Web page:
I enjoyed The Postcard video. But more than that, I enjoy the never-ending stories we help create for our customers, and we’ve been doing this for 48 years! But let’s face it, the story of Barrett & Sons Bakery is most likely fictional. That’s where we have the upper hand on VistaPrint and the others. We are proud to share this story of a REAL Bakery, now in its 3rd year. What we lack in video and audio quality as compared to that of The Postcard, we certainly make up for in passion and snarkiness. And please note that this video was made months before The Postcard.
Once again, wipe away those tears and let us know how we can help tell your story. And we can even let you buy business cards online, too (500 full color for $58.00)!
If you are familiar with any visual or graphic design related topics, you probably have heard or even used the phrase, “white space is our friend.” White space, or negative space, is simply that: an unmarked portion of a related graphic, print, canvas or other medium where images or text do not appear. I’ve recently come across an interesting use of negative space that is more literal in nature. It is space so negative, that it doesn’t exist. In theory and in reality, it is full of holes.
Vinyl banners have been a mainstay for outdoor announcements and signage. You see them everywhere – grand openings, auto dealerships, community and sporting events. Banners and signs like these are affordable and effective sales tools. They begin working the moment you put them up, and don’t stop until you take them down. And when the need arises for these to be outdoors for an extended amount of time, or depending upon the height at which these banners will be displayed, you may notice banners with half-moon slits cut into them. This is done to allow the wind to pass through the banners. After all, most advertisers would prefer that they remain banners, and not 6’x10’ sails.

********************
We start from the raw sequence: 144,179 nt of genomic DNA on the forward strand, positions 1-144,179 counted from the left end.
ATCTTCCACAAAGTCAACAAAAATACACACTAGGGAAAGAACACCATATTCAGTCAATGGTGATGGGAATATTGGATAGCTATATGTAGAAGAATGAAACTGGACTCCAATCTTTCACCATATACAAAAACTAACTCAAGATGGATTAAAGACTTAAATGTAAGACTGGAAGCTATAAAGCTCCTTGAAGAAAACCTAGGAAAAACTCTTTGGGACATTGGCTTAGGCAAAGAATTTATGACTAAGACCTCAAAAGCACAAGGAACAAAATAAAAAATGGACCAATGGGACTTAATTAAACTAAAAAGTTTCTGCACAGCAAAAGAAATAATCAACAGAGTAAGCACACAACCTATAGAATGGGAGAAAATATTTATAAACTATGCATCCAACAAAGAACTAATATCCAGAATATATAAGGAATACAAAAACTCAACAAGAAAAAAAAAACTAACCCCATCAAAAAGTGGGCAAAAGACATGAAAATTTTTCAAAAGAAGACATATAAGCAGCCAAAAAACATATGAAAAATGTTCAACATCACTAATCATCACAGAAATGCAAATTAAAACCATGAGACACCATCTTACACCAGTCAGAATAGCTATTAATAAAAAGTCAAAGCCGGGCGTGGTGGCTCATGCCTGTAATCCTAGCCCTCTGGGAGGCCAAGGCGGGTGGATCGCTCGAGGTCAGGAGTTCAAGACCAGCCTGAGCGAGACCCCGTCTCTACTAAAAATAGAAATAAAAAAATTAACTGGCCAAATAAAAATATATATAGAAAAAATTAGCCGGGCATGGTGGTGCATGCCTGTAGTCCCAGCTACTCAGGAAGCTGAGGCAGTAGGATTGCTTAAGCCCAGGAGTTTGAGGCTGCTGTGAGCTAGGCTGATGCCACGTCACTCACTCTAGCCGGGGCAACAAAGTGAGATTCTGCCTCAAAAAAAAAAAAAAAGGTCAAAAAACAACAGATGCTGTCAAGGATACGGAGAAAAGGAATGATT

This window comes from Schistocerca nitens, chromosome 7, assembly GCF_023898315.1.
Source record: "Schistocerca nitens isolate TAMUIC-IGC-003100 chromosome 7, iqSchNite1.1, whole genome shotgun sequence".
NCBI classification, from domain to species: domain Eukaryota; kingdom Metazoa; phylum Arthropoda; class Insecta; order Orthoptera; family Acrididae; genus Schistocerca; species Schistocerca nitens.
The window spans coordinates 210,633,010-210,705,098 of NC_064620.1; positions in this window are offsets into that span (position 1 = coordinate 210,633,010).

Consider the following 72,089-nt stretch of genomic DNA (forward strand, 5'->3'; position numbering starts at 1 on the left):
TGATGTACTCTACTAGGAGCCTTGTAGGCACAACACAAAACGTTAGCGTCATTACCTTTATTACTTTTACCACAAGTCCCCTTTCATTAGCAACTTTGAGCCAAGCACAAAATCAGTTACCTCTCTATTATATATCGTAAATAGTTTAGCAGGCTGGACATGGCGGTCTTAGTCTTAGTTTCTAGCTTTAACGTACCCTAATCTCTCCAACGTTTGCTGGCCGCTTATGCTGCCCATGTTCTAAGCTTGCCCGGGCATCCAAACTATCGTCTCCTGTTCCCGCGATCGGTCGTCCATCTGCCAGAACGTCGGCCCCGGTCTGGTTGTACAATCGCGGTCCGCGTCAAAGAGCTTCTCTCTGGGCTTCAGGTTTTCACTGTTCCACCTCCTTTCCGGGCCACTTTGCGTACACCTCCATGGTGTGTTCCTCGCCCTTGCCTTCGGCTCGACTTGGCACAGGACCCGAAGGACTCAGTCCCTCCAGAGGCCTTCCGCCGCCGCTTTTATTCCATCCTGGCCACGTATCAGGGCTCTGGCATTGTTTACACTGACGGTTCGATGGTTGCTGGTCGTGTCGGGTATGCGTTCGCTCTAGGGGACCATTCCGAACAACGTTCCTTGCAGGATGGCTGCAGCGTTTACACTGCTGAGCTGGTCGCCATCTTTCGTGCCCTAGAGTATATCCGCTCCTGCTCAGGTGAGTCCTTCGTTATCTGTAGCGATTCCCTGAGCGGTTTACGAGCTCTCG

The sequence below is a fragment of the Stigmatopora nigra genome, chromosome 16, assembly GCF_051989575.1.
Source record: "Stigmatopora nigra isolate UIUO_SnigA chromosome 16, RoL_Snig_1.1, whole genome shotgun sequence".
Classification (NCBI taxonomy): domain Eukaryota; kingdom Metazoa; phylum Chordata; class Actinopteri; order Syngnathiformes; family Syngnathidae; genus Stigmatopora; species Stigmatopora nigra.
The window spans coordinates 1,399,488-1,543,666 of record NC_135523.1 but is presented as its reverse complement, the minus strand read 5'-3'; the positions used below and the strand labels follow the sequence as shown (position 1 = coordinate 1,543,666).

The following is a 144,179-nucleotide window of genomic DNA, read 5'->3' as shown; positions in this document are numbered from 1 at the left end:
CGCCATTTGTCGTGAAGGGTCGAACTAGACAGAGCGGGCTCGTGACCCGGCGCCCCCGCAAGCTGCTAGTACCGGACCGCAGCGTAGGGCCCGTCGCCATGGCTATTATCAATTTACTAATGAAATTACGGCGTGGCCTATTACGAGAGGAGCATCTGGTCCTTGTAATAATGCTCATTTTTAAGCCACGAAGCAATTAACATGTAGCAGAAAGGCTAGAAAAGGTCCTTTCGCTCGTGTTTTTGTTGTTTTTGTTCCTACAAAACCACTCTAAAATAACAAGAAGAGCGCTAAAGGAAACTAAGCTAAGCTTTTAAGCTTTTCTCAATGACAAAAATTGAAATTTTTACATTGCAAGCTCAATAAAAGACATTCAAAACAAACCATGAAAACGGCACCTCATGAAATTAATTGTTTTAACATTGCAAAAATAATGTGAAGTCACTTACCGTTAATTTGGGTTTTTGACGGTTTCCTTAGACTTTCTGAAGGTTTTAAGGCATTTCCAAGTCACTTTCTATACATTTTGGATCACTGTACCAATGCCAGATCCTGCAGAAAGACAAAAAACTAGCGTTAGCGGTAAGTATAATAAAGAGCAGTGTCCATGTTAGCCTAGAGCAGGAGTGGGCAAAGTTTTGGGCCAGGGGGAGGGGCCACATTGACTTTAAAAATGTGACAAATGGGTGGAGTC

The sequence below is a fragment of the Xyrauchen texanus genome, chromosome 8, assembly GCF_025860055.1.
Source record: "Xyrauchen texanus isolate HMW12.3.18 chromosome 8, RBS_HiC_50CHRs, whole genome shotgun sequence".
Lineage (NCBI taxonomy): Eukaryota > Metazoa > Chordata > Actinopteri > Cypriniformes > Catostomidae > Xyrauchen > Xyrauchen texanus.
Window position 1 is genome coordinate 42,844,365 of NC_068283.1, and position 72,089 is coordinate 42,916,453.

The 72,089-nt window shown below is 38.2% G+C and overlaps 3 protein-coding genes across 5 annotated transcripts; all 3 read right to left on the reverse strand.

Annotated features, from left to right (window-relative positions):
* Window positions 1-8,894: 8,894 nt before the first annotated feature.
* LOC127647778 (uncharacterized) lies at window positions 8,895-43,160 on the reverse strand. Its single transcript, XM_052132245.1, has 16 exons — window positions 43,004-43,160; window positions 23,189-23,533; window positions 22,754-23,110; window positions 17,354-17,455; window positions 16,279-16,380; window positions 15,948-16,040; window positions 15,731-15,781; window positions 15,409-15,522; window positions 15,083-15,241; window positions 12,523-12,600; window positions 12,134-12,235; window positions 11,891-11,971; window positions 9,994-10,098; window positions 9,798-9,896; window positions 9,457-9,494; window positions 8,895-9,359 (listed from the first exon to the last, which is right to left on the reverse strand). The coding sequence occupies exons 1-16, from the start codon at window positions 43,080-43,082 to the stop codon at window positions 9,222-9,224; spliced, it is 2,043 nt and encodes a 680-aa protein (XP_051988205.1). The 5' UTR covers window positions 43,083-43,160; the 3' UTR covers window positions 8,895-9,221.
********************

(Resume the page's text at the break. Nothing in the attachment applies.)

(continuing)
But this may not be the most attractive answer to this problem.
Fortunately, an esthetic and functional solution exists, and it’s a wholly pleasant improvement to the situation that involves negative space. Or it’s a holey improvement. Mesh Banner material, a digital media that is 60% material and 40% air (give or take) provides a solution that has some rather eye-catching benefits. This material holds full color images in a stunning fashion, and actually blends into the environment with a near translucent effect depending upon where the direct light hits it.
Until recently, I was under the impression that this material was best suited for outdoor environments only. But a visit to JCPenney in North Little Rock showed me how effective this material can be indoors too, especially in the retail environment. In the photos below, you can see how this mesh banner provides an artistic product backdrop when the primary light source is in front of it. Yet, it can appear nearly translucent allowing for product display behind it when the stronger light is behind it.
It becomes a very affordable, yet highly effective piece of interior display design.
So if you are looking for an effective way to get your message across, don’t make your audience read between the lines. Instead, let them look through the holes.